Most SURPRISING Facts About The Ancient Greeks!

What information we can glean in this way is valuable, for we obtain it at first hand and can be sure that it has not been falsified in any way, but it is very fragmentary. On the other hand, the existing biographies of Greek authors are all of late date. Their writers must have derived their information Biographies. Whether such a biography is trustworthy or not depends upon the source from which its author derives his information and upon his own conscientiousness in recording the information he has derived. In most cases it is possible to find out by careful study both the source from which a biography is derived and the character of its writer.

The existing biographies are by no means of equal value, some being in the main trustworthy records, while others are mere myths. So, too, the scholia are of very unequal value. Some of them seem to be mere guesses or careless remarks of late Soliolia. It is only by combining the facts learned from these various sources and by studying them in connection with the extant works of the ancient authors that we are able to compose a history of Greek literature, and it is evident that there must be some gaps in our knowledge and some details in regard to which the opinions of scholars still differ.

Our information is, however, amply sufficient to enable us to trace in the main the development of Greek literature in historical times, and to form a correct judgment of the value and character of the different authors and their works. We are chiefly concerned with the extant works and their authors, though the works which have been partly or even entirely lost can not be altogether neglected.

The Iliad by Homer

But it is evident that the lliad and Iliad and Odyssey-long and elaborate works-are not Odyssey not the beginnings of literature. Of their predethe begin- cessors we know little, but that little is impornings of tant because it helps to explain the existence literature. Every primitive people has some sort of music to which songs are sung. Such songs, rude and irregular though they may be, are the beginnings of lyric poetry, Earliest and from them also epic poetry is developed by the growth of the narrative element.

When the Greek tribes entered Greece they must have brought with them songs of various kinds, though we can not tell what the stage of their development was in those early times. But the traditions that lived on and are imperfectly recorded in later times tell us of two principal forms of early poetry, one of which developed into lyric poetry at a later time, while the other was the parent of the epic.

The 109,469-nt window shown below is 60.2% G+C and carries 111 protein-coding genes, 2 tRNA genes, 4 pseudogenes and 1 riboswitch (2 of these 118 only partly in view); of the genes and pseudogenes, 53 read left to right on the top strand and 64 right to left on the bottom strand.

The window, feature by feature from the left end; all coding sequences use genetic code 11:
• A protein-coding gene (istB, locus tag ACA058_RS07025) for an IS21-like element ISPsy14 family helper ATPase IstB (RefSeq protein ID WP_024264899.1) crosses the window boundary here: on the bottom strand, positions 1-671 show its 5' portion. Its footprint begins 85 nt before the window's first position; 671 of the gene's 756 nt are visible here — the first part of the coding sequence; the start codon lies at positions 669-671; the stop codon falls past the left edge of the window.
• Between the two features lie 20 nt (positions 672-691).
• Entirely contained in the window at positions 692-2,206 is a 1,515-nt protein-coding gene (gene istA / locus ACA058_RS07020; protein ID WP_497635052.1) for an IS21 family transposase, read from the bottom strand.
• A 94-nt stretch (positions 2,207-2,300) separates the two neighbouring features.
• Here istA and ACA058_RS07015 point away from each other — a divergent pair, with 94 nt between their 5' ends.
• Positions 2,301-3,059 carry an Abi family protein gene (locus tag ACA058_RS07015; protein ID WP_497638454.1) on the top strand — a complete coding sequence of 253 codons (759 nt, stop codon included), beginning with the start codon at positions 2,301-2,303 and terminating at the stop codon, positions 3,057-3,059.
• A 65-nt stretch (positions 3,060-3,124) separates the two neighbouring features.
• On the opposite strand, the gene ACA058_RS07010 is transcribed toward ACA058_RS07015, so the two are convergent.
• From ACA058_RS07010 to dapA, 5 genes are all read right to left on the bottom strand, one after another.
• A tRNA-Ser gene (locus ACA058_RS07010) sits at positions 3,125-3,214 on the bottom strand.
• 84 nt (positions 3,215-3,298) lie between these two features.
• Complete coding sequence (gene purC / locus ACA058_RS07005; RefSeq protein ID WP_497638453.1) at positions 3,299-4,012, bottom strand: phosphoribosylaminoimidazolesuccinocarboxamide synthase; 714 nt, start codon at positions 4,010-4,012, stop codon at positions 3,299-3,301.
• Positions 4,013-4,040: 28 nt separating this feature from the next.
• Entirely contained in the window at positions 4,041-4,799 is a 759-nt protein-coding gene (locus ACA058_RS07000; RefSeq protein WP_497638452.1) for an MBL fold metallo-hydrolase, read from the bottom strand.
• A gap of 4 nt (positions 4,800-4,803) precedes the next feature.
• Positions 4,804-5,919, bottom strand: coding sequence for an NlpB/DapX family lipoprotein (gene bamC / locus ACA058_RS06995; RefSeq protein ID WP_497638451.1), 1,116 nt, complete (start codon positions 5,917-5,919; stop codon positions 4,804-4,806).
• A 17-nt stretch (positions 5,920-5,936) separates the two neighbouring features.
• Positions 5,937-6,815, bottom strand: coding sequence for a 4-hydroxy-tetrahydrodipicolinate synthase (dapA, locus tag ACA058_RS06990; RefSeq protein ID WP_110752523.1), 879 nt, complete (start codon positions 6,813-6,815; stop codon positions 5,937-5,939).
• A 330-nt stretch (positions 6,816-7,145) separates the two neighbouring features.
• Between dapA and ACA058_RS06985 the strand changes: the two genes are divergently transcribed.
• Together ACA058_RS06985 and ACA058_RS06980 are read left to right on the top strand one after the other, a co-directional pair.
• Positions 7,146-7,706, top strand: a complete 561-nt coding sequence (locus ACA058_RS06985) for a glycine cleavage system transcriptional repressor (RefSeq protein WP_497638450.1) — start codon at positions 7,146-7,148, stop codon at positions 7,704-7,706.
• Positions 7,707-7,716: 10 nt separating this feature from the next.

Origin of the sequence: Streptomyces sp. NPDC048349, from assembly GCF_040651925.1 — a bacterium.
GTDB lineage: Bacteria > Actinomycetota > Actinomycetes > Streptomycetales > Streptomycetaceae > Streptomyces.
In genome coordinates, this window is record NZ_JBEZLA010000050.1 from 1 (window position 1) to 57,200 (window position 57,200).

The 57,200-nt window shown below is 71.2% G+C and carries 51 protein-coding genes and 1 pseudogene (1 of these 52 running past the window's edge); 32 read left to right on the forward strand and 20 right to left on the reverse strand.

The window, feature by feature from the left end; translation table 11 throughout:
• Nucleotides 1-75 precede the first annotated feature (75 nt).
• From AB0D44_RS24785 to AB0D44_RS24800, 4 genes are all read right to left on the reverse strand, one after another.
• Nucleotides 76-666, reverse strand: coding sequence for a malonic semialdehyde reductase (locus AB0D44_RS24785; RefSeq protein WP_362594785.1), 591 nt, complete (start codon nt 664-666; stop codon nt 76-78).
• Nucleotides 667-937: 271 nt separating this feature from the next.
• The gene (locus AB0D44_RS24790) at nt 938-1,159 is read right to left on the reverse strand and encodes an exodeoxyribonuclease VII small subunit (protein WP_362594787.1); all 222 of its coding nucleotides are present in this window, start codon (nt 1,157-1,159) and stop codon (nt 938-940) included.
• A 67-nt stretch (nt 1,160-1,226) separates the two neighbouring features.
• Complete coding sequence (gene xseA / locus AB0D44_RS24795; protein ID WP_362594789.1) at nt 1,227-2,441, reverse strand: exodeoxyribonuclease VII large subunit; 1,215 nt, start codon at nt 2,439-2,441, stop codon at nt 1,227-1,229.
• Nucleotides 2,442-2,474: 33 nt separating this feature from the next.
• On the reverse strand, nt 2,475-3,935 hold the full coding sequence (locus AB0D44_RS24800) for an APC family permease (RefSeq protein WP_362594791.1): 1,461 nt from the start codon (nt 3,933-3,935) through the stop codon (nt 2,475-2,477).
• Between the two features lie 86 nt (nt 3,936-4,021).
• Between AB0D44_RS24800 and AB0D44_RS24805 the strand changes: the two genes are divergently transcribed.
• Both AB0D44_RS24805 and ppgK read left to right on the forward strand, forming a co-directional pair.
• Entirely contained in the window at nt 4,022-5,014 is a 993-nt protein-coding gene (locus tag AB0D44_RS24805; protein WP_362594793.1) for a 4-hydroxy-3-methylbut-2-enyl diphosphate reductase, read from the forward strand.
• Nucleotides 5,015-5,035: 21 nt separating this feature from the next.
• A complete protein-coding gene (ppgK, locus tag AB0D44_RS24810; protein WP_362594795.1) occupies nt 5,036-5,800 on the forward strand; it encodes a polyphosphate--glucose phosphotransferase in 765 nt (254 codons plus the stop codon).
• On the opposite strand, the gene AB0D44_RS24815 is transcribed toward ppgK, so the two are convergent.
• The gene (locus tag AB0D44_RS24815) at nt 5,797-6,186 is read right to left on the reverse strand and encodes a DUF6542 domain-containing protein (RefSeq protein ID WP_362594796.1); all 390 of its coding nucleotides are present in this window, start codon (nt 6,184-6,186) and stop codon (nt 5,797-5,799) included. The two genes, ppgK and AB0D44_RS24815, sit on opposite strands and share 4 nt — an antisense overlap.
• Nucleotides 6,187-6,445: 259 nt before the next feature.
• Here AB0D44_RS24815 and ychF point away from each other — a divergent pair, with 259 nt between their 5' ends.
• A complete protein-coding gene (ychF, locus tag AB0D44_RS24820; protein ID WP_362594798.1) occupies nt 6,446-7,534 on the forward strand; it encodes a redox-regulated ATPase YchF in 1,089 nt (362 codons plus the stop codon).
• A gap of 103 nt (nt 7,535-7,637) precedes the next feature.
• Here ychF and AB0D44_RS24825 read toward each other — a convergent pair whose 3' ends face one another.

To the first class belong the threnos, or lament for the dead, with its constant wailing refrain of " ai, ai "; the marriage song, invoking Hymenreus and calling down blessings on the wedded pair; the glad pman of victory, sung after the battle, at the feast, or on the march, and doubtless some other popular songs, such as those sung at the festivals of the springtime and the vintage.

The second class consisted of more formal and sedate songs, of hymns to the gods, and chants of battle, adventure, and prowess. The birthplace of the Muses, daughters of Zeus, teachers of song to mortals, was, according to the popular tradition, in Pieria, on the northern slopes of Mount Tuses. From this region a colony of Pierians moved south and settled about Mount Helicon, bringing the worship of the Muses with them.

The House of Death (Telamon Triology, Book 1): An action-packed mystery from Ancient Greece

This tradition seems to hide a grain of truth. But the Greeks themselves knew little or nothing of the poets of those early days, and the names they have handed down to us are not to be regarded as historical, but only as mythical personifications of poetry and song. The name of Linus is poets. So Orpheus, sometimes called the brother of Linus, is an entirely mythical character, though a considerable body of not very early poetry was falsely ascribed to him. Musaus, about whom contradictory stories were told, but who was regarded as the son or tie pupil of Orpheus, was connected with the sacred rites at Eleusis, in Attica, and his son or father Eumolpus was regarded as the ancestor of the Attic family of the Eumnolpidle.

But Museus himself is as mythical as Orph1eus. Another utterly vague and probably mythical poet is l'Pmphus, who was supposed to have introduced or fixed tie reliious tradition in Attica and the neighboring part of Bueotia. IBut it- was not alone from the north that music and poetry entered Greece. They also claimed that Olen was the inventor of the epic hexameter verse, a distinction which the Delphians claimed for the first Pytllia at Delphi, Phemono;. The hexameter verse,. The fact, however, that the Delphians claimed that it was invented by their priestess shows that there was an early school of poetry ThDelphio at Delphi.